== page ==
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Incentives, Inc.(“SCI”) as an agent of the Saints in September 1988. Under the contract, the Saints agreed to recognize WDI’s

ownership of the “WHO DAT” trademark, to recognize the validity of the trademark, to acknowledge WDI’s exclusive right to use the trademark, to cooperate with WDI by defending its right to the trademark and refraining from any activity that challenges WDI’s rights in the trademark. Specifically, the Incentives Agreement required the Saints to immediately assign, transfer, and convey to WDI its Louisiana “WHO DAT” service mark registration. WDI

alleges that the Saints breached that contract on and after February 16, 2007, when the Saints registered for various “WHO DAT” trademarks in Louisiana and elsewhere. During that time,

WDI also alleges that Defendants, in violation of the contract, specifically and/or impliedly failed to recognize WDI’s commercial use of the “WHO DAT” trademark, the validity of the trademark, the goodwill attributable to the trademark, and that Defendants failed to defend WDI’s right, title, and interest to the trademark. WDI claims it suffered damages as a result of the breach, and seeks all available remedies and damages, including specific performance. Defendants claim that WDI’s breach of contract claim is time-barred and should be dismissed. Under Tennessee law, which

governs the contract, the statute of limitations for breach of contract is six years and accrues from the date of breach or when 5

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one party demonstrates a clear intention not to be bound by the contract. Wilkins v. Third Nat’l Bank of Nashville, 884 S.W. 2d

758, 761-62 (Tenn. Ct. App. 2002); Tenn. Code Ann. § 28-3-109 (1976). Defendants reason that, accepting WDI’s allegations as

true, the accrual date for the breach of contract began as early as September 1988, when the Saints allegedly failed to perfect the assignment of the Louisiana trademark registration. Alternatively, the claims accrued no later than September 1998 when the Saints renewed the registration. However, WDI’s Third Amended Complaint supercedes that argument. The “duration” clause in the Incentives Agreement provides that it “shall commence from June 25, 1988 and shall remain in effect as long as the New Orleans Saints Limited Partnership uses the Who Dat name in connection with its fan club . . . .” (Exhibit L, ¶ 5). The Fan Club launched in September

1988 and provided “life memberships for WHO DATs everywhere.” (Rec. Doc. 41, ¶ 55) (emphasis added). A court is required to draw “all reasonable inferences in favor of the plaintiff” when considering a motion to dismiss. Lormand v. U.S. Unwired, Inc., 565 F.3d 228, 232-33 (5th Cir. 2009). It is reasonable to infer that, by virtue of the lifetime

memberships extended to members of the fan club, the Incentives Agreement remains in effect. WDI alleges that Defendants

breached the contract in February 2007, which is less than six 6

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years before WDI filed this lawsuit.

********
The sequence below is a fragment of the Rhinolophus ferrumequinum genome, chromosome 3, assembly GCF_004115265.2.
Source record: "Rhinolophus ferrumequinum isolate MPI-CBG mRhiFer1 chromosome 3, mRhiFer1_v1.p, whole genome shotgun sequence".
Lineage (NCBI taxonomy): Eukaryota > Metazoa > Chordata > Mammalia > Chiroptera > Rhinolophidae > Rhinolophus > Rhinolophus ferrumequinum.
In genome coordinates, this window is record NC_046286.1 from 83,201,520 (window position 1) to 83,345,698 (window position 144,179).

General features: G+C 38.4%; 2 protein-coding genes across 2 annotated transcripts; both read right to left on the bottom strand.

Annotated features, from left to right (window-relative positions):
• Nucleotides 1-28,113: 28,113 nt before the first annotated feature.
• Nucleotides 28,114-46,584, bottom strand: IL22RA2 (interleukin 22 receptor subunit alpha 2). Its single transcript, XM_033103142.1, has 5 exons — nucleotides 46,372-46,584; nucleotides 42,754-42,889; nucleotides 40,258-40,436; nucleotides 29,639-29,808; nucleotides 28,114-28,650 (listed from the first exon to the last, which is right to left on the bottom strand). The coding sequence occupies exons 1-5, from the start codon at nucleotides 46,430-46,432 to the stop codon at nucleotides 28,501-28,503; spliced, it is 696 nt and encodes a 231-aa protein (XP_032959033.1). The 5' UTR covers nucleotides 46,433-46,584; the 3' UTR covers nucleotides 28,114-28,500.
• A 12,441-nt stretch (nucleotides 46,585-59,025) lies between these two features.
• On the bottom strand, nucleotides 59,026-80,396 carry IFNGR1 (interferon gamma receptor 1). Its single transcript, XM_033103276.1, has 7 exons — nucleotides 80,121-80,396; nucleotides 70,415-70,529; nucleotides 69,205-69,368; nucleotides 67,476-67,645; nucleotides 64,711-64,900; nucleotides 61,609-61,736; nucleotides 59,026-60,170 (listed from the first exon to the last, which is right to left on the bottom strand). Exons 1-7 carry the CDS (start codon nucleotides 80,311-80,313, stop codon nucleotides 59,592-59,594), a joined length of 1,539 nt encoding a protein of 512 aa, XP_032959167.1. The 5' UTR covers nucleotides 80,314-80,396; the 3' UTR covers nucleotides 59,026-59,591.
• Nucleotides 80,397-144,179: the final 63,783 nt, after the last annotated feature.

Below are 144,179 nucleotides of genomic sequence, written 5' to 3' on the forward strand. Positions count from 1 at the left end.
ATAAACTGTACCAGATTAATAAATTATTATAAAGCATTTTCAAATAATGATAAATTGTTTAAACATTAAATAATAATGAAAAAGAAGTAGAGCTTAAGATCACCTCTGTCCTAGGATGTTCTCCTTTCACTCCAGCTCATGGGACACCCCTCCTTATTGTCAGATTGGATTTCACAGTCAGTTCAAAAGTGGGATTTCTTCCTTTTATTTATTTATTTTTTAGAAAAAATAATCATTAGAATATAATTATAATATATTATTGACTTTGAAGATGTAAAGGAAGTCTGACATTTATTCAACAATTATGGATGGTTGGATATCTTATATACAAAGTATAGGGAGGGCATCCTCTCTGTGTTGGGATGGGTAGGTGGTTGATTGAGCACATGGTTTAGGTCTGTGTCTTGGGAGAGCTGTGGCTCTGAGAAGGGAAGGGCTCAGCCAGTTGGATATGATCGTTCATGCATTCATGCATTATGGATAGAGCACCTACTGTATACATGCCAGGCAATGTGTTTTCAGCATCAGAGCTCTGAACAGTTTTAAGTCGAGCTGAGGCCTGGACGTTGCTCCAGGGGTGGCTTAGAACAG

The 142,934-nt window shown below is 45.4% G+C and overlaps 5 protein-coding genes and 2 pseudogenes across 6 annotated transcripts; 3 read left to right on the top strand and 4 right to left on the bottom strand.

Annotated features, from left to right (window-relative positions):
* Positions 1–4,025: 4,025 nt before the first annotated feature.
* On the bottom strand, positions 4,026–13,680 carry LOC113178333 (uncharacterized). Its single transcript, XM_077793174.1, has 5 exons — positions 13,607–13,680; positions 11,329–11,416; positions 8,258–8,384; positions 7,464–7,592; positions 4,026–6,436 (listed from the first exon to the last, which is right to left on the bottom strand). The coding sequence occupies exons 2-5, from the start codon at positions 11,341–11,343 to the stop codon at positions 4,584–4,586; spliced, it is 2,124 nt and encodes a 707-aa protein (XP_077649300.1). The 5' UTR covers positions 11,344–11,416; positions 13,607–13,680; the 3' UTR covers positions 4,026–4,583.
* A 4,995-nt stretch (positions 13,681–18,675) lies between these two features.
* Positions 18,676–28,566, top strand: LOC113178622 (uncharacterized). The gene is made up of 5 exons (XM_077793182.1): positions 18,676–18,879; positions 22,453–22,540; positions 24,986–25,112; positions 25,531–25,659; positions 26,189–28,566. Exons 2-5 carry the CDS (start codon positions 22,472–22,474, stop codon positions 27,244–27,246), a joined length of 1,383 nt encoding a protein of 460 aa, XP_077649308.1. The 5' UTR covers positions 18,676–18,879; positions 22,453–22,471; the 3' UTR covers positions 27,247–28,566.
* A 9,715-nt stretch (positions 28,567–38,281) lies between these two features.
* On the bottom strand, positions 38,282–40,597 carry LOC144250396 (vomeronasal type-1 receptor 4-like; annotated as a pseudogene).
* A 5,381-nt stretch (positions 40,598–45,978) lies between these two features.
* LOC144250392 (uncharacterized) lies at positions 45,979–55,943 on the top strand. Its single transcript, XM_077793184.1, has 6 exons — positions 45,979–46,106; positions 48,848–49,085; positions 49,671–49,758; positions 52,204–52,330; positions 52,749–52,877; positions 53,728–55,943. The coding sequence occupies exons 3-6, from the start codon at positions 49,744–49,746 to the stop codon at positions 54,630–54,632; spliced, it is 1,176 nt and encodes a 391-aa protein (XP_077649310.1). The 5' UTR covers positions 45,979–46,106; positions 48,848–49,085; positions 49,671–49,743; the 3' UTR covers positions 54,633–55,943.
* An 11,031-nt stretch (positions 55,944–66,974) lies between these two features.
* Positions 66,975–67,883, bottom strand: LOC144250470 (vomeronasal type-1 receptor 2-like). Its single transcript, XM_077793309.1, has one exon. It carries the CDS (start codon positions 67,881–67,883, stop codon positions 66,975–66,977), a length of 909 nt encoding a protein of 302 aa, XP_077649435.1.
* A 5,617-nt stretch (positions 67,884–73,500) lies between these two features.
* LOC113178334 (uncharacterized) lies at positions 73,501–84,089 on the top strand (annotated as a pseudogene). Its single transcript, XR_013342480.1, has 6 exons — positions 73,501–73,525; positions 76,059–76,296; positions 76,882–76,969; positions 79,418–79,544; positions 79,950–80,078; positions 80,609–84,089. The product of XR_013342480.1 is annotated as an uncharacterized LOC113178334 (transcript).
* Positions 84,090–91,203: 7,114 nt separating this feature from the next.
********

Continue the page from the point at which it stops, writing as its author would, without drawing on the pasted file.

Therefore, on the face of

the complaint, WDI’s allegations that the Defendants are liable for breach of contract are sufficient to survive Defendant’s Motion to Dismiss and that Motion should be DENIED. Louisiana’s Cancellation Statute (Count 2) WDI seeks relief under several subsections of Louisiana’s trademark statute, La. R.S. § 51:211, et seq. (1968), including § 51:219 (“Cancellation”). WDI requests that this Court “order the

[Defendants] to take all steps necessary to cause the Louisiana Secretary of State to transfer to [WDI] (or in the alternative, cancel) each registration obtained for “WHO DAT” and variations thereof obtained by the Saints on or after February 16, 2007.” Further, WDI seeks “all of the available damages and remedies available under the law for itself ” (Rec. Doc. 41, p. 45). Defendants argue that § 51:219 is purely administrative in nature; while it permits cancellation under certain circumstances, it does not provide for money damages. They rely

on cases such as Romero v. Becken, 256 F.3d 349, 354-55 (5th Cir. 2001) for the proposition that a claim should be dismissed when it seeks money damages which are unavailable under the relevant statute. La. R.S. § 51:219 describes the situations in which the Secretary of State “shall” cancel a trademark registration. Specifically, it provides, inter alia, that the Secretary of 7

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State shall cancel (4) Any registration concerning which a court of competent jurisdiction shall find (a) that the registered mark has been abandoned, (b) that the registrant is not the owner of the mark, (c) that the registration was granted improperly, (d) that the registration was obtained fraudulently. La. R.S. § 51:219(4). Furthermore, the statute permits a court of competent jurisdiction to order the cancellation of a trademark registration on “any grounds.” When read in conjunction with the

statute’s other subsections, it appears that § 51:219 lays out several remedies, one of which is cancellation. Other